OK, I apologise for re-using the headline of Ian Drury and the Blockheads’ brilliant 1977 single, except, as the gimlet-eyed amongst will have realised his tune was called Reasons to be cheerful, part 3, writes David Little, a partner in our Corporate and Commercial Law team.
The reason I’m recycling the headline of the blog post I wrote here, earlier in the month, is just to crow a little. Davos finished last week and even though it pained media observes to admit it, talk of the forthcoming recession may be a self fulfilling prophesy unless they change their tune.
Not only is the IMF going to recast its forecasts for the UK economy, (and Europe’s which is now expected to grow 0.1% and miss recession altogether) but catastrophes like the tragedy in Ukraine, the recovery from the pandemic, and the cost of living crisis appear to have been factored in to the thinking of the 600 big business CEOs attending of the World Economic Forum. Far from 2023 being a year of recession it now looks, to them, more like a year of recovery. Currently the UK stock market is defying the gravitational pull of the media’s gloom and the FTSE 100 is heading to the 8,000 mark.
Who would have believed it?
Let me recommend a really good newsletter, written by a couple who’ve made a few million themselves, and whose opinion is worth a listen.
The Optimist is the Gates Foundation’s Newsletter with the latest stories, research, and news from across the Foundation. Read this month’s edition and subscribe to get weekly updates on the latest in global health, gender equality, education, and more.
Amidst the major headwinds of 2022 it was also a year according to Bill and Melinda Gates that saw critical global progress alongside new challenges. For the care off premature babies a low-tech intervention—skin-to-skin contact with the mother—is improving outcomes for premature and low-birth-weight newborns around the world, even during the pandemic.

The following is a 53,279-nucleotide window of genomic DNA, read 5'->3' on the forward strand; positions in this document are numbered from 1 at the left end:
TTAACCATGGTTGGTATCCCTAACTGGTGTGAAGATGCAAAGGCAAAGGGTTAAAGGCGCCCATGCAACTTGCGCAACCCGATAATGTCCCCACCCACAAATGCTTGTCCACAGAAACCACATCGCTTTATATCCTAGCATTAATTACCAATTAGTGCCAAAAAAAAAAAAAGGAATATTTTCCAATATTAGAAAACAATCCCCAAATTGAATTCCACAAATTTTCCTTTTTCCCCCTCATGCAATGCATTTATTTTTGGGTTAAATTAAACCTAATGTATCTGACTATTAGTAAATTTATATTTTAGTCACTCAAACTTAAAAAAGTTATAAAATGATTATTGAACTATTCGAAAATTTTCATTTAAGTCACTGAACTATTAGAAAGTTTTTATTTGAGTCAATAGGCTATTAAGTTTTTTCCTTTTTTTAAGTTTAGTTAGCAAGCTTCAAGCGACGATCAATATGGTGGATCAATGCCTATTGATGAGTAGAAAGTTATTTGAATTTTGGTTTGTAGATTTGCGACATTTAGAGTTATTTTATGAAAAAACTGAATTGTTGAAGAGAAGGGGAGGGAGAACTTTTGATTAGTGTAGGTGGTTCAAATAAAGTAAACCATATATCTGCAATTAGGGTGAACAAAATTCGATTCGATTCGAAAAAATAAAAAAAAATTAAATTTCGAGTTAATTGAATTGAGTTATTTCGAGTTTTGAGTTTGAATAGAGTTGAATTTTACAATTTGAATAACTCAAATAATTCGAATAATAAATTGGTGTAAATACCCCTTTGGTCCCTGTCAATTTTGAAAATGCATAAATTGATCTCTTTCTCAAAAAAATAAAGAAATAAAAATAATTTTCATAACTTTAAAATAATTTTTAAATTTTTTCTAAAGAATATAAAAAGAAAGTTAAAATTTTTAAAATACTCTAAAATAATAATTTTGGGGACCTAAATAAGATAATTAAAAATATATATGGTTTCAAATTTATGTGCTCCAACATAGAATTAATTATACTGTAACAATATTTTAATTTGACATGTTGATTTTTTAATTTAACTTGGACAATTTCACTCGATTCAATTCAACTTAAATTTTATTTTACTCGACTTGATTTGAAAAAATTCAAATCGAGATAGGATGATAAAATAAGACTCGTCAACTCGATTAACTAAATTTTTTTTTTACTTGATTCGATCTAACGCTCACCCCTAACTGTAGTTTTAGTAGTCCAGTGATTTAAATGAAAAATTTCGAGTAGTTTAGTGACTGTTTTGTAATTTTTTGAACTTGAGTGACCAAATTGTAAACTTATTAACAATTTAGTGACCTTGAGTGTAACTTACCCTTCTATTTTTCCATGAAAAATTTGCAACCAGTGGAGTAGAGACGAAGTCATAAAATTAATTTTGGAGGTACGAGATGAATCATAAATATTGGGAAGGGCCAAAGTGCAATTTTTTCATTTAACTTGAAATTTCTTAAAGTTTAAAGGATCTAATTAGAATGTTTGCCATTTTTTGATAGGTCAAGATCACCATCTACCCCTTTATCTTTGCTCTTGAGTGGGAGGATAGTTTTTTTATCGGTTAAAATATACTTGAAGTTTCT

They write about how a life-saving vaccine called PCV was rolled out to every child in India—in record time, at low cost, and during the pandemic—illustrating what’s possible in global health.
Possibly my favourite story from their latest newsletter relates to the 1,000-question form that stood between people and the security of receiving vital social security payments. The advocates in the story designed a better approach. I won’t spoil how it concluded.
Whilst the Gates Foundation clearly has some serious firepower with $460 million invested in economic mobility and opportunities in the United States alone, when they say Governments around the world need to invest in a more resilient food growing system to ensure a decent livelihood for smallholder farmers and prevent hunger in the face of crises of all kinds, we should all listen.
I’m encouraged that Tony Danker, the Director-General of the CBI has urged the government not to consider tax breaks as the main economic priority in the forthcoming Budget, but instead to focus on going for economic growth, or risk giving up the UK’s competitive edge in green energy and biotechnology to our international competitors.
There is good news, all around us. We just need to be receptive to it.
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David Little is a Partner at Bishop & Sewell in our expert Corporate & Commercial team. If you would like to contact him, please quote Ref CB377 on either 020 7631 4141 or email email@example.com.
The above is accurate as at 26 January 2023. The information above may be subject to change during these ever-changing times. The content of this note should not be considered legal advice and each matter should be considered on a case-by-case basis.